Papayas: A Little Slice of Paradise


To Europeans and Australians, it’s known as pawpaw. Cubans call it fruita bomba, whereas it’s mamão in Brazil. Christopher Columbus called it “the fruit of the angels,” while other early explorers nicknamed it “the tree melon.” The exact origins of the papaya are unknown, but it is widely accepted that this fruit of many monikers is native to the tropical region of the Americas.

There are two types of papayas, Mexican and Hawaiian. The papaya’s introduction to the Aloha State was likely in the 1820s, but it wasn’t until 1911 that the namesake type we know and love today came to the islands by way of Barbados. Oahu-based botanist Gerritt P. Wilder harvested seeds from a single papaya fruit while visiting the Caribbean island, and pocketed them before heading back home. This smaller papaya was named ‘Solo’ in 1919, and was the only commercially-grown variety in Hawaii by 1936. The name came from the notion that this fruit was perfect for a single person, as opposed to the larger Mexican varieties that could feed a group. (Maradol papayas, a Mexican cultivar, can weigh upwards of 10 pounds.) These smaller papayas became a chief export of the islands, thus earning the title of Hawaiian papayas.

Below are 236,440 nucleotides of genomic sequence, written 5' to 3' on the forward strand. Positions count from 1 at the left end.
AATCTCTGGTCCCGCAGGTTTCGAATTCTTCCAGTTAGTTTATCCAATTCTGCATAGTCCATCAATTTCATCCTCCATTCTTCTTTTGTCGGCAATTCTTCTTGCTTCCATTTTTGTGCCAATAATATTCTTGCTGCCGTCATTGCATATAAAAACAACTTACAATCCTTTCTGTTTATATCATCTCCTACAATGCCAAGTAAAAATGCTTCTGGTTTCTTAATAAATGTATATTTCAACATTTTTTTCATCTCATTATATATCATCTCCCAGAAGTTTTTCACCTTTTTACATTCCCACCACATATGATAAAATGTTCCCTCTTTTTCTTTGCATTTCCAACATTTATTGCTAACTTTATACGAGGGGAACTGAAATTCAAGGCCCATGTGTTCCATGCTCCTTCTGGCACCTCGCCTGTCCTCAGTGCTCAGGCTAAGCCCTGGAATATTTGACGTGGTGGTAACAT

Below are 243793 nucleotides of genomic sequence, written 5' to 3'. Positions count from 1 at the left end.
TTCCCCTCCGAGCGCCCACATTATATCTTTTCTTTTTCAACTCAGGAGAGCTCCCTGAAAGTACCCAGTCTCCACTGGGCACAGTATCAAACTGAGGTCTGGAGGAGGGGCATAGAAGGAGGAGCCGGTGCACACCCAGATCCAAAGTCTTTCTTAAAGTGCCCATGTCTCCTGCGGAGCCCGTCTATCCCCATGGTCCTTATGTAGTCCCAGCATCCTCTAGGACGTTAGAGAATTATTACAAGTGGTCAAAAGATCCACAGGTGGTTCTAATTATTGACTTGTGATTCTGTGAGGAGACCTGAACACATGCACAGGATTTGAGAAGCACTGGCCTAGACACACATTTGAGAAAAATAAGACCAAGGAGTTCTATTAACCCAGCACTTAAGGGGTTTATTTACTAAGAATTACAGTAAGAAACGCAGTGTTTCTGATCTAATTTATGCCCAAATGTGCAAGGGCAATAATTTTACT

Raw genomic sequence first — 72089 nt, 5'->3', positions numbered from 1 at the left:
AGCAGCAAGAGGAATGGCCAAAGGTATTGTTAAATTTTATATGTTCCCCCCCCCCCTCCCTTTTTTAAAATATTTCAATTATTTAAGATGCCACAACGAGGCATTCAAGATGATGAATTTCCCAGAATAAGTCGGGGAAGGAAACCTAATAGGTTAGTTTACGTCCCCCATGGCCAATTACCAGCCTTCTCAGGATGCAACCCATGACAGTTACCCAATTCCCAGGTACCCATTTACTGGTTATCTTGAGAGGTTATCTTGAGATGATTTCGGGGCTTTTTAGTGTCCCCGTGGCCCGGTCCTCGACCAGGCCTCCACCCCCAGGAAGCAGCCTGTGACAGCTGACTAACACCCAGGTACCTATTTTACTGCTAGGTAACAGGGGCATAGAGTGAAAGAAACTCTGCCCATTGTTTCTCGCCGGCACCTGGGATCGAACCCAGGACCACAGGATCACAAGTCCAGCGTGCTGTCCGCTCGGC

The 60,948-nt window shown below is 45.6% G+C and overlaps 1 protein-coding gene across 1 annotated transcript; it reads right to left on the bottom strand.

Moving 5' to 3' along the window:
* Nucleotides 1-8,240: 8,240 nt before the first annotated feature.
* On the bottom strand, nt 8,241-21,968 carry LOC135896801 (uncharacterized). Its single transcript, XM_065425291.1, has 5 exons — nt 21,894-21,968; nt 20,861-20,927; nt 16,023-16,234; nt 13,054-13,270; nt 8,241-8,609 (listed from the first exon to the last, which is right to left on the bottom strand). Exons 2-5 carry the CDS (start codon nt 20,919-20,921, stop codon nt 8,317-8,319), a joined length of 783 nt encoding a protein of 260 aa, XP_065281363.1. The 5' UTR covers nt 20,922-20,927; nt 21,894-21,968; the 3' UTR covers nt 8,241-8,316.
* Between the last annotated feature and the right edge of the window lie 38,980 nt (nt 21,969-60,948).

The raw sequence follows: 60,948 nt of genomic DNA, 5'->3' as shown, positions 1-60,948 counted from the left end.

If you’ve ever picked up a papaya in a mainland grocery store to come home and eagerly cut it open, only to be disappointed— you’re not alone. Hawaiian papayas are difficult to ship and highly perishable, due to their fragility and fickle shelf life. Also, they do not increase in sweetness after they are picked, resulting in a bitter or bland selection. While states like Florida, California, and Texas produce them in small quantities, the bulk of the ones you find on the mainland are imported, either from Hawaii or internationally. A truly tropical fruit, the plants need certain conditions to thrive—and Hawaii is prime real estate for papaya production.


Lovers of sunshine and porous soil, papayas flourish in the superstar growing conditions the islands offer. They grow on what appears to be a tree, but is actually an enormous herb, and can be harvested during any season.